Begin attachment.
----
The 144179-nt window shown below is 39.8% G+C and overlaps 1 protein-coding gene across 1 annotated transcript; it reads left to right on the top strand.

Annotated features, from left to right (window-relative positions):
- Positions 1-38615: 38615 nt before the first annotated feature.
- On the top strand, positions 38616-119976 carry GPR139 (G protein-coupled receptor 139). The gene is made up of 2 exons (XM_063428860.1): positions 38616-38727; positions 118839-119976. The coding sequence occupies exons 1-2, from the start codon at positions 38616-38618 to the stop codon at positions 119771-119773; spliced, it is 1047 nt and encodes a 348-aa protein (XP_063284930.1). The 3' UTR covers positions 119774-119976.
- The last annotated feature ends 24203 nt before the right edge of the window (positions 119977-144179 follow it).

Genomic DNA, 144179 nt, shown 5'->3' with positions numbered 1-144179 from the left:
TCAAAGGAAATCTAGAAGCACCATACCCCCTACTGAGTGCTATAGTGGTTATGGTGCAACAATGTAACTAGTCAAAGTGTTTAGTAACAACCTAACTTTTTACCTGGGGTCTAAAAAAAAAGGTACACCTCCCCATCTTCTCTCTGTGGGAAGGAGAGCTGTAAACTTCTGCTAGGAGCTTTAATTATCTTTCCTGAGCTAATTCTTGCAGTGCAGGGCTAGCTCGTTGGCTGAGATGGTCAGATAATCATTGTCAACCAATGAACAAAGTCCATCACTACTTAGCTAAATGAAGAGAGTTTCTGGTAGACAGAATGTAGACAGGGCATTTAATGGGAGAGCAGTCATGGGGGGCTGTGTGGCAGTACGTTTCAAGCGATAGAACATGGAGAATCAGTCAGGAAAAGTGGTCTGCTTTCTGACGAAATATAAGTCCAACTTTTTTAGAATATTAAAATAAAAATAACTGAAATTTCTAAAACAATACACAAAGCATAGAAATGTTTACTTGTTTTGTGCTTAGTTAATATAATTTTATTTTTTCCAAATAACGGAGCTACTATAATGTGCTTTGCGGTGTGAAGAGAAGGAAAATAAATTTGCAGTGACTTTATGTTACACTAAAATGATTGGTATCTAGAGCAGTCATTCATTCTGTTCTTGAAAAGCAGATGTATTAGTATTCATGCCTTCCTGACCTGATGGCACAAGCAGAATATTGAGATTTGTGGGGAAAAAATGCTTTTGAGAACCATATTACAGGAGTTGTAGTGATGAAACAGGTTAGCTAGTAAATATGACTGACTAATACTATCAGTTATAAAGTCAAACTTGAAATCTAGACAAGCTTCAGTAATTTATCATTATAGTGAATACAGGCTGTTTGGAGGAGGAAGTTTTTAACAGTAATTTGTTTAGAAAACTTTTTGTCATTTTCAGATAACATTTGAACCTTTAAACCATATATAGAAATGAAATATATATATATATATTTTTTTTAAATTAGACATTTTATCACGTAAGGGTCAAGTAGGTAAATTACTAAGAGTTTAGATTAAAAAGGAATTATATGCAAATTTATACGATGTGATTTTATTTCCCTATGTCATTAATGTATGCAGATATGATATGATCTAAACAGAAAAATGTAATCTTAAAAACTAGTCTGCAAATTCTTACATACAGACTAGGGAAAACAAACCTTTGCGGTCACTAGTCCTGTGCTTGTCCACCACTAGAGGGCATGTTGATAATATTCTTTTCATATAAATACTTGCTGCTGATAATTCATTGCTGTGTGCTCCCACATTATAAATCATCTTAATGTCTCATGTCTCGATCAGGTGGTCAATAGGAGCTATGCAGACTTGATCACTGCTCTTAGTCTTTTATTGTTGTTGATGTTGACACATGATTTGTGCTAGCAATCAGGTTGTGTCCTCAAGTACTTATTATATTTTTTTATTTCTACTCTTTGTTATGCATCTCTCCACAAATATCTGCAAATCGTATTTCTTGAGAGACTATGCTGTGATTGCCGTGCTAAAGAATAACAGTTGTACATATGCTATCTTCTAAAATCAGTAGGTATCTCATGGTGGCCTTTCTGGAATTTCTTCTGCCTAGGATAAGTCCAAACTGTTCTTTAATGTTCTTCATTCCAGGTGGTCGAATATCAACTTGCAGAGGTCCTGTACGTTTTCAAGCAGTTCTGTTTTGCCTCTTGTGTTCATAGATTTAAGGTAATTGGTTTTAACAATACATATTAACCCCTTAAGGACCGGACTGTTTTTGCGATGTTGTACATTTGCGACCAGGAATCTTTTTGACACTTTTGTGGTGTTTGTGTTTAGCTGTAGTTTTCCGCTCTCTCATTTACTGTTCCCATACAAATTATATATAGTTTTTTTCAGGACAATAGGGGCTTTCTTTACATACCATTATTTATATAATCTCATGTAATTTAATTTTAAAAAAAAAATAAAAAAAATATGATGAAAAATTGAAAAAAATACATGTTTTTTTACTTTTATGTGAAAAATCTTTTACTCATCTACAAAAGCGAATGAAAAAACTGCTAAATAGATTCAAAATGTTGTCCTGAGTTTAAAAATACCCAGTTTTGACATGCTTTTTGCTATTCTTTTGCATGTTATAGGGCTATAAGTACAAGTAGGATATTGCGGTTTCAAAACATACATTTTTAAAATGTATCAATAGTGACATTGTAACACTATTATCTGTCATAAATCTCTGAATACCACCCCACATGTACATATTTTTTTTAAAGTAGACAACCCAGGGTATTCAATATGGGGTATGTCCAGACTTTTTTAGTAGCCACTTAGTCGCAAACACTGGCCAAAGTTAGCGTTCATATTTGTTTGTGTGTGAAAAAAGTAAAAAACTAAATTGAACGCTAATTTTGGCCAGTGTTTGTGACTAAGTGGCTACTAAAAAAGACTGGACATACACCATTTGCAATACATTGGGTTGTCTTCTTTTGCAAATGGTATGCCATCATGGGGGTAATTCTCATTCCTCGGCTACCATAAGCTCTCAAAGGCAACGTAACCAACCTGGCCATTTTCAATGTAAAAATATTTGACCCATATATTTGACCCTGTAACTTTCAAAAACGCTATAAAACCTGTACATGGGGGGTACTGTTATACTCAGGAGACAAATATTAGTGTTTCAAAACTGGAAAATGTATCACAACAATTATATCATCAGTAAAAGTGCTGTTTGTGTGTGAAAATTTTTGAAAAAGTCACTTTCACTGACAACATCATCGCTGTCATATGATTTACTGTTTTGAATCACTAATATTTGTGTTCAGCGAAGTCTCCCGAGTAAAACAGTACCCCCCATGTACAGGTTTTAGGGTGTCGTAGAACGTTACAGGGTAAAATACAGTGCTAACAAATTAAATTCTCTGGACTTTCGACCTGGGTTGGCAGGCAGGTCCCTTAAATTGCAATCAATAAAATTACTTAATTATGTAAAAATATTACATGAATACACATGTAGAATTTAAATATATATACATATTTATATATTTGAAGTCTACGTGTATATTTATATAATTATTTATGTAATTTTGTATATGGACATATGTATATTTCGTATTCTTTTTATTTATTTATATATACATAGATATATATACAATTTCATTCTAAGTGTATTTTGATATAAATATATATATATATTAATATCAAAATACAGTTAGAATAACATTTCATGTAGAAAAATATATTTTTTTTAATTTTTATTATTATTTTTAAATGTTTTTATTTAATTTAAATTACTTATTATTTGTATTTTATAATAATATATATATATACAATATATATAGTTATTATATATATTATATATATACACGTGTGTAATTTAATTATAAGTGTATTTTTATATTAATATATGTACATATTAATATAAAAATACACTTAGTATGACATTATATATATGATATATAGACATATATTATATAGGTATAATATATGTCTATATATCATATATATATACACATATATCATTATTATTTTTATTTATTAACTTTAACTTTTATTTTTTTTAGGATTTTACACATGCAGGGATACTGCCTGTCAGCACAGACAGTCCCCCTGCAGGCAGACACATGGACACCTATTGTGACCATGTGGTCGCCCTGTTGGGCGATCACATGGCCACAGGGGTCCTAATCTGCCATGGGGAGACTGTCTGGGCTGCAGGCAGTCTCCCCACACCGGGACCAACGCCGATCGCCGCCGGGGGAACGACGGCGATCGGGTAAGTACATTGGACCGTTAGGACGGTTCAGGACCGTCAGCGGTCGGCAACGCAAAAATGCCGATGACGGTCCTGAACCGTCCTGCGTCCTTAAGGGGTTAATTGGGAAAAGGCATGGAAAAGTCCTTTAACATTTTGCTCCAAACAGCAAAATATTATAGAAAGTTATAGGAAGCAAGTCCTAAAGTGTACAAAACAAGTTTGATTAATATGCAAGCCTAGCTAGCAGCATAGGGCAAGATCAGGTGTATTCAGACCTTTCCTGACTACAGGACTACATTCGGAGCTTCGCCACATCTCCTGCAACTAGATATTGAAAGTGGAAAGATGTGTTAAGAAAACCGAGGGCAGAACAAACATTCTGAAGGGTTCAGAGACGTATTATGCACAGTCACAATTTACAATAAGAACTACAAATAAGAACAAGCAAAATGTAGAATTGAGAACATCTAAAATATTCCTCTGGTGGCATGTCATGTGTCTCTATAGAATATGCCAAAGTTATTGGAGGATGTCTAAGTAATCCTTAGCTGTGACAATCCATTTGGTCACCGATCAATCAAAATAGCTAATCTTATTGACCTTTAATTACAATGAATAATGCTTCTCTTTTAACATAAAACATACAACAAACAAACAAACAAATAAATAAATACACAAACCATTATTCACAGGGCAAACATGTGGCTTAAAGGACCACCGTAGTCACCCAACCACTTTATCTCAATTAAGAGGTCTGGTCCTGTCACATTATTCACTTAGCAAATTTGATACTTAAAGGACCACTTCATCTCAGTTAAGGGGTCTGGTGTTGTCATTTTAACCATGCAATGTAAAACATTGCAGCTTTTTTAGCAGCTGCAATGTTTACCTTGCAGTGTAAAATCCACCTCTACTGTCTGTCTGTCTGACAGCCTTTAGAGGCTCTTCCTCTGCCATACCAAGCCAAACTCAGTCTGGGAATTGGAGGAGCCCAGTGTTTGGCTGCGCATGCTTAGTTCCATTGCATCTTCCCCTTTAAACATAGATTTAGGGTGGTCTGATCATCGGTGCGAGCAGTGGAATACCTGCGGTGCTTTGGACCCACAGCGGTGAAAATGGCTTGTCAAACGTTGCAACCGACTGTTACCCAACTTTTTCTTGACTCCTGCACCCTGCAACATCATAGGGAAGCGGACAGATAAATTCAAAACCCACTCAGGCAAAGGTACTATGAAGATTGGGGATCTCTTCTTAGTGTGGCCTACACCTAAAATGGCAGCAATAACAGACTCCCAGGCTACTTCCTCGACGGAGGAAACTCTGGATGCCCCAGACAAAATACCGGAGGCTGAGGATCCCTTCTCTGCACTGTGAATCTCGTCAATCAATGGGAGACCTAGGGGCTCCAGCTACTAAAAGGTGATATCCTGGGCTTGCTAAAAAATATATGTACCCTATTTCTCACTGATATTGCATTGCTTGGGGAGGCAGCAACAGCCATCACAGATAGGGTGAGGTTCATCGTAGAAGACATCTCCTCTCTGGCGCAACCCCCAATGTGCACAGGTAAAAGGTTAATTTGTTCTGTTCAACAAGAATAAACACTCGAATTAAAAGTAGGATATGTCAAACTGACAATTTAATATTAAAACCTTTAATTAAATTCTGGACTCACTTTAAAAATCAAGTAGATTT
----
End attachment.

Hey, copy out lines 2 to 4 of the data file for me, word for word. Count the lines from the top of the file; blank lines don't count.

Annotated features, from left to right (window-relative positions):
- Positions 1-38615: 38615 nt before the first annotated feature.
- On the top strand, positions 38616-119976 carry GPR139 (G protein-coupled receptor 139). The gene is made up of 2 exons (XM_063428860.1): positions 38616-38727; positions 118839-119976. The coding sequence occupies exons 1-2, from the start codon at positions 38616-38618 to the stop codon at positions 119771-119773; spliced, it is 1047 nt and encodes a 348-aa protein (XP_063284930.1). The 3' UTR covers positions 119774-119976.